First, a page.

April 3rd: Malcolm Pein not running for FIDE President

by Frederic Friedel
4/3/2017 – It was an April Fools' prank, as most of our readers quickly recognized. Pein, a harsh critic of the current FIDE leadership, had no role in the power struggle that is taking place in Athens. And no intention of running for FIDE President, as was claimed in the wholly invented interview we published on April 1st. Although: the idea is not completely out of hand. With his connections and organisational skill... But that is just a dream.

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Fake interview with the presidential candidate

The cover of the April 2017 issue of CHESS (left) was not completely accurate. The real April issue, which has just been released, is shown on the right.

Similarly the picture with Malcolm sitting behind the FIDE Presidential Board, "pulling the strings", was deviously Photoshopped.

Here is the relevant section of the orignal, published on Ilyumzhiunov's Twitter page.

We apologize for the fake news – the April Fools' joke has a long tradition on our news page. – here's what we did last year. As we said there:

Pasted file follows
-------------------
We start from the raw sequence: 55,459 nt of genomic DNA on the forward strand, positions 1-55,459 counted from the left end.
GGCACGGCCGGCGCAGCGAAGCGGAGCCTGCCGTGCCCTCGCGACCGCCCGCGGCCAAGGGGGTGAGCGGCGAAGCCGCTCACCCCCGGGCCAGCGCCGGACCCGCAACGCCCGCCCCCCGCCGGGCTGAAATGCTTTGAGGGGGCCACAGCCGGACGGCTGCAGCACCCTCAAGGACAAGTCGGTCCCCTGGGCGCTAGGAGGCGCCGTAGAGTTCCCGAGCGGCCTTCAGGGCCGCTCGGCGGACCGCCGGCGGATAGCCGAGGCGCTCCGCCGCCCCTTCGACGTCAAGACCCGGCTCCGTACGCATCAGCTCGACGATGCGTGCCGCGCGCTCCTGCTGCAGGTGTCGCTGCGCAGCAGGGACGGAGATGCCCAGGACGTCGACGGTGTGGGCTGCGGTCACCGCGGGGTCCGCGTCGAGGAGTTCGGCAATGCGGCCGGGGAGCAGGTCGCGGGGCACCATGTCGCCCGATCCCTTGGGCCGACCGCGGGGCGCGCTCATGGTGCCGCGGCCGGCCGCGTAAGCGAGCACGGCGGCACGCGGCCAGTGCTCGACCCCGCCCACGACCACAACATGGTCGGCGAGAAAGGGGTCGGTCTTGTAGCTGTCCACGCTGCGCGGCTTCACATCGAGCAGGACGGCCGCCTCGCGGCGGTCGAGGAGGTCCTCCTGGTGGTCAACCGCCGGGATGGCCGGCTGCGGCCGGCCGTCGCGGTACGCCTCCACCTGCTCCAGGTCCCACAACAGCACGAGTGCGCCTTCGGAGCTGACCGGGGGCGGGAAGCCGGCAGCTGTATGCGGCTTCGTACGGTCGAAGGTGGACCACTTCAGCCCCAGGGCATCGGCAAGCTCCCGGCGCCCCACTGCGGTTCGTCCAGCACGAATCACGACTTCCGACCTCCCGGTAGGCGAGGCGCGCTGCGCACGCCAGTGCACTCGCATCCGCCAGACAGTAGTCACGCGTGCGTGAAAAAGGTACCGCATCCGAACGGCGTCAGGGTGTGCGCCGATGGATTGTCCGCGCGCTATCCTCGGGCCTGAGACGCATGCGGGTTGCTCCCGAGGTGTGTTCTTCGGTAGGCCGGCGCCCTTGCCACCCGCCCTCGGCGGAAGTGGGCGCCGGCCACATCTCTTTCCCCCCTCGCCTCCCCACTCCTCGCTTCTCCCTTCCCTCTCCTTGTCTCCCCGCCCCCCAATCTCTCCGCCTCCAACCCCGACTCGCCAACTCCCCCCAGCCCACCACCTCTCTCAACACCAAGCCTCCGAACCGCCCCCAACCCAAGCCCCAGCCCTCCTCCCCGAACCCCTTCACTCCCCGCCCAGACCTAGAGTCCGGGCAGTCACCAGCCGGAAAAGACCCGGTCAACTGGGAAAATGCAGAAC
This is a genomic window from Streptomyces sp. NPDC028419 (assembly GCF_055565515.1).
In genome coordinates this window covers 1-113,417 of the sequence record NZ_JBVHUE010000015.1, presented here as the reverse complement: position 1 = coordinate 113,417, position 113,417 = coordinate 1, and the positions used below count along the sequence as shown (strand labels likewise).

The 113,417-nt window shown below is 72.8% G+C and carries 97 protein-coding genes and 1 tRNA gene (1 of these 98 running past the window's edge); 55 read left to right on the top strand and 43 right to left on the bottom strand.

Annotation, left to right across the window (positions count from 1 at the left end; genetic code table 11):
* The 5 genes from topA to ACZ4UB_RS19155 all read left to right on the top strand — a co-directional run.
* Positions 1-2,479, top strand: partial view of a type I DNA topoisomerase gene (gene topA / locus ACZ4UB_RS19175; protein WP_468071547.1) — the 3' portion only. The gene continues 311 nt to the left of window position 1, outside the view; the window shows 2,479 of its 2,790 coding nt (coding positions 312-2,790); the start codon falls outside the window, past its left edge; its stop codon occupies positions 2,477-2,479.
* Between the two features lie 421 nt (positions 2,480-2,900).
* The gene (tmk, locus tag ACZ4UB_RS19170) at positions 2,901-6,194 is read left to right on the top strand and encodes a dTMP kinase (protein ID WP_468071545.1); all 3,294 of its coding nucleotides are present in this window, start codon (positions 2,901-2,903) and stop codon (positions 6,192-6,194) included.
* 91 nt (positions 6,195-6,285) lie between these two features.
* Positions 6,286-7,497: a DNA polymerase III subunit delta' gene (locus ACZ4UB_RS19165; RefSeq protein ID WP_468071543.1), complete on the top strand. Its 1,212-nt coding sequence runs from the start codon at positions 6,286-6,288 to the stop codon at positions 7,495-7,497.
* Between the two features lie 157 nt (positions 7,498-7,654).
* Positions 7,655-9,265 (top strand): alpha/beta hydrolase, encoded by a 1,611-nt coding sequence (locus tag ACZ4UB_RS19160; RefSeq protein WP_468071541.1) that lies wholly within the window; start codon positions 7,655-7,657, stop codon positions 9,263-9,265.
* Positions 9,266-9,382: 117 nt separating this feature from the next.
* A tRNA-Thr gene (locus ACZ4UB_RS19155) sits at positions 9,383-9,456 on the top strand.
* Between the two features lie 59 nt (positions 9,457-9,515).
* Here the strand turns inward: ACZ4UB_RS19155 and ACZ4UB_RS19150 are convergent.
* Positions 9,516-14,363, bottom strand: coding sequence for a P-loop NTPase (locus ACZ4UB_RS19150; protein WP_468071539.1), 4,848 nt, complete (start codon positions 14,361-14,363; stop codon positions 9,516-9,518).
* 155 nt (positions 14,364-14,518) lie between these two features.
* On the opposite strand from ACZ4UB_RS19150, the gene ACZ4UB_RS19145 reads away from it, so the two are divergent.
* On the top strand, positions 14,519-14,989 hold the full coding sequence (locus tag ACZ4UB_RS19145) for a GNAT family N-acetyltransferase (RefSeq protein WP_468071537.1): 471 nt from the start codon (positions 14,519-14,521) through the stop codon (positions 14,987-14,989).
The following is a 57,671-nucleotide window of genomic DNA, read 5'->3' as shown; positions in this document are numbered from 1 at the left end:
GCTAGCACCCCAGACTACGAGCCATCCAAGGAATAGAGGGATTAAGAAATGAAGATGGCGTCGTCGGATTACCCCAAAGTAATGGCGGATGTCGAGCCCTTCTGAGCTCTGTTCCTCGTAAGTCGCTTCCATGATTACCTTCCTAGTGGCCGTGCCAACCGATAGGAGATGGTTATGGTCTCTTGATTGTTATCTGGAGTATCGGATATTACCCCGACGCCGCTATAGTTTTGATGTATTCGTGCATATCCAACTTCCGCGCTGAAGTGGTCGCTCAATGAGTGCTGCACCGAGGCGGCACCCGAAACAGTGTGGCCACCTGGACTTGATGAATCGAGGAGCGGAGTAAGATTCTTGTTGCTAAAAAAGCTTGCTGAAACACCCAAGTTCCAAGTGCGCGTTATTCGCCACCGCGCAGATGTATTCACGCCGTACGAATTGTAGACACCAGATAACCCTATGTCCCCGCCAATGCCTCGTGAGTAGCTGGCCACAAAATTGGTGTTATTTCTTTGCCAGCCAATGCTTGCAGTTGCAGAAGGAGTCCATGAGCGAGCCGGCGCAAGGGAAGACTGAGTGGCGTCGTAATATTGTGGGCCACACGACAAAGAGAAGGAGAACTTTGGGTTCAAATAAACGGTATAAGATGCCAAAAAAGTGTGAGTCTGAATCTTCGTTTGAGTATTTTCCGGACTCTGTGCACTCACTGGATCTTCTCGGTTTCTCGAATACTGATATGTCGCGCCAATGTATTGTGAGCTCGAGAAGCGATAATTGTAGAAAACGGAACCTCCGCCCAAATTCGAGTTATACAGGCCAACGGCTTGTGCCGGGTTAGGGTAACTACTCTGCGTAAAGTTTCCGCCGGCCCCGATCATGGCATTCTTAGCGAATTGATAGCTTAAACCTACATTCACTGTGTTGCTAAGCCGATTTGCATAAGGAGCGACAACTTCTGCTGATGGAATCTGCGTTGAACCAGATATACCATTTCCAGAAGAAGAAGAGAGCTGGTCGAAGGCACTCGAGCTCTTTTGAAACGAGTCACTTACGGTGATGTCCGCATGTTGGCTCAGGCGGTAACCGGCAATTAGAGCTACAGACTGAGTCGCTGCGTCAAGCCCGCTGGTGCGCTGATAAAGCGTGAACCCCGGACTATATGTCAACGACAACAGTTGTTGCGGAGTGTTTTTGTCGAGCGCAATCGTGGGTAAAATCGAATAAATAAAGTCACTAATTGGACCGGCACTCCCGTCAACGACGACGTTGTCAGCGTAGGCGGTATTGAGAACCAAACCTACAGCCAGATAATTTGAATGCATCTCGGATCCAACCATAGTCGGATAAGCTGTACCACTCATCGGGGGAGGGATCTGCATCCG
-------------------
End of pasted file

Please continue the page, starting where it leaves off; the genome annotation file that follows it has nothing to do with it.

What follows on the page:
We are close to abandoning our April Fool's pranks in the future. Over the years – over close to two decades, actually – it has become progressively more difficult for us to construct stories that do what they are supposed to do: fool as many people as possible and be entertaining. Of course it is trivially easy to fulfil the first criterion: "ChessBase to manufacture bottled drinks" is something nobody can easily check. But it is not funny.

We believe we have succeeded in the second criterion fairly well in the past: we produced a gaudy, blinking news page (for a full day) in 2011, and told of the discovery that Matt Damon was the second cousin of Magnus Carlsen in the year before that. However, the task of actually fooling people has become progressively more difficult. On April 1st armed insurgents, equipped with advanced Google searches and massive forum discussions, attack our news page and post forum messages telling everybody what the April joke was and how easily they had recognised it.